Medford tech company fights COVID-19
A Medford technology company is on the cutting edge of developing handheld devices for rapid COVID-19 detection based on the latest advances in biotech research.
“We are helping to manufacture the chip portion of that technology,” said Jessica Gomez, founder and co-owner of Rogue Valley Microdevices.
Gomez is working with four companies to develop micro-fluid chips that can test for biotech markers of genetic mutations as well as COVID-19. One of the companies, Cardea Bio, was recently featured in Nature Biomedical Engineering and is working on a device that could deliver results in 15 minutes.
Another company is Maryland-based Hememics Technology, which is working on a handheld point-of-care test for COVID that would deliver results in about 60 seconds. The device would test for 17 different pathogens using a single drop of blood or mucous.
The chips these companies are developing are an evolution of the kinds of microchips used in computers and phones, but the new tech directly detects substances in a fluid, including viruses, by looking for biomarkers or specific signals on a molecular level.
“People are getting very creative about using chips as a platform,” Gomez said. “We started seeing this emerging about four or five years ago.”
While it works on development of these chips, Gomez’s company is practicing social distancing requirements and only allowing employees inside the building.
The detection of COVID-19 in real time is an outgrowth of the collaboration of testing of the human genome on a graphene chip from UC Berkeley, Keck Graduate Institute, Scripps College, and Claremont Mckenna College, as well as Cardea Biosciences and Nanosens Innovations. Cardea and Nanosens have since merged into Cardea Bio.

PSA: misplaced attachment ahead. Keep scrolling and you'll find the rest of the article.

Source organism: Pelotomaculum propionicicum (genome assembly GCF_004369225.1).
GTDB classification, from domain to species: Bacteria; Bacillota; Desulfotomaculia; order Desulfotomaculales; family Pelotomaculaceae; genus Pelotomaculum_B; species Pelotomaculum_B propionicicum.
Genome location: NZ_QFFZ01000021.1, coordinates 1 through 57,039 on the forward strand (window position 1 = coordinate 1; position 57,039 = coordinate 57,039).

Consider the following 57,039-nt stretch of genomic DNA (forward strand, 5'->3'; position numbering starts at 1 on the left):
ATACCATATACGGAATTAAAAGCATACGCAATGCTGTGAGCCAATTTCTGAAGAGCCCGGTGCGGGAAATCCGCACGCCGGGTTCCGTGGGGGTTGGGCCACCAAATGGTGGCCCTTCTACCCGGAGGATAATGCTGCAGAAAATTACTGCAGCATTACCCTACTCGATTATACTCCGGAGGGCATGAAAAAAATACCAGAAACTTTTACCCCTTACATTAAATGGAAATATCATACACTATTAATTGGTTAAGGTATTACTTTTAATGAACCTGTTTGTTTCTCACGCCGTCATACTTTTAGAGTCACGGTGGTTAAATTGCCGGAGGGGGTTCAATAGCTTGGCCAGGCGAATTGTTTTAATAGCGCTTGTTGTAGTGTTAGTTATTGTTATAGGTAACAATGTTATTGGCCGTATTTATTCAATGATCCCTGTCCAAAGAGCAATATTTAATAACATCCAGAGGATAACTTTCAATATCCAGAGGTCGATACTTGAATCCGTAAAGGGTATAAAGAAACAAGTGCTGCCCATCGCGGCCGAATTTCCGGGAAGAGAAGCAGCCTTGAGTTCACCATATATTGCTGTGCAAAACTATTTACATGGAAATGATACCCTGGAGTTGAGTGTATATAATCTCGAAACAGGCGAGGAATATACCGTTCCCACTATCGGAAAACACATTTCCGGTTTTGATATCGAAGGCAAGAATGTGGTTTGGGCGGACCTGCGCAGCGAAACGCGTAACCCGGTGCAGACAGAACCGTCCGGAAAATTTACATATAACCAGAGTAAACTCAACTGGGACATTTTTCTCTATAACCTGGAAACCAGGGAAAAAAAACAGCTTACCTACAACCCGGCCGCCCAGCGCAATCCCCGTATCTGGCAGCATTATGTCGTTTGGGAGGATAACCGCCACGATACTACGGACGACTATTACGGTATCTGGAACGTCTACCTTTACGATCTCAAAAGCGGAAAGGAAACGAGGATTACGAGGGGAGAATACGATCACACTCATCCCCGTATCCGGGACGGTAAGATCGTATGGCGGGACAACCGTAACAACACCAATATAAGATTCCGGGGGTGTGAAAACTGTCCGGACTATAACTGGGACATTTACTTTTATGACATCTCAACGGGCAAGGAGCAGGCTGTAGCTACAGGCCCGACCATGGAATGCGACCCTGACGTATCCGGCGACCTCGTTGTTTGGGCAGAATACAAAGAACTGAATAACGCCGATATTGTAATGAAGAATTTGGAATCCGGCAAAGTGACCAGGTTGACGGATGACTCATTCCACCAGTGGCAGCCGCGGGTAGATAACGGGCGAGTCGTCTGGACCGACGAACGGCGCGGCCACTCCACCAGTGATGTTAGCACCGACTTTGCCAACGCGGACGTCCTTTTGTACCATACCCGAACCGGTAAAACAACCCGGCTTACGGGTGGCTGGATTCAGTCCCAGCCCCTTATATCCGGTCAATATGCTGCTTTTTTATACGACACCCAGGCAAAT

The CRISPR-Chip is the product of this collaboration, according to a March 25, 2019, article in Genetic Engineering and Biotechnology News. CRISPR refers to a technique used for gene-editing.
“You just put your purified DNA sample on the chip, allow CRISPR to do the search, and the graphene transistor from Cardea reports the result of this search in 15 minutes,” according to Kiana Aran, assistant professor in the department of bioengineering at University of California, Berkeley, and the Keck Graduate Institute, in the article.
Cardea Bio hopes to have a handheld test kit available sometime next year that would take a nasal swab and then provide confirmation in about 15 minutes if someone has COVID-19. These devices could be used at airports or on airplanes to screen passengers.
Graphene, similar to graphite in a pencil, is being harnessed in a number of applications because of its unique structure, particularly the electrical properties. But making a one-atom thick layer of the material has been one of the challenges in making it into a transistor.
Typically most computer chips are made from silicon.
Other companies are racing to develop their own COVID-19 tests using other laboratory techniques, and the FDA has approved a few tests, though they are slower than a graphene chip.
Michael Heltzen, chief executive officer of Cardea Bio, said, “We are working day and night on this, but it will not be ready until next year.”
The basic idea of a computer chip is translating zeros and ones into data. Heltzen said the graphene-based chips instead use the data or signals available directly from a genome to produce results.
Other methods of detecting viruses require sophisticated laboratories and time-consuming processes.
With the graphene transistor, a search of the human genome is much quicker, and a similar process can be conducted to look for biomarkers that indicate someone has been infected with COVID-19. He said the device can also look for mutations in a virus.
He said the graphene chip looks for slight changes in electrical current that indicate the presence of a biomarker.
Heltzen said his company hopes to partner with other companies to manufacture the technology over the next year. He said his company is working on ways to scale up the manufacture of the graphene chips.
“We are pretty sure we can get approval for FDA emergency use,” he said.
Since the devices would be handheld, they can be deployed in a number of different settings, including on airplanes or airports for rapid detection of infected people, Heltzen said.
“As a nation, we’re hoping to fight an invisible entity and make it visible,” he said.
Reach reporter Damian Mann at 541-776-4476 or email@example.com. Follow him on www.twitter.com/reporterdm.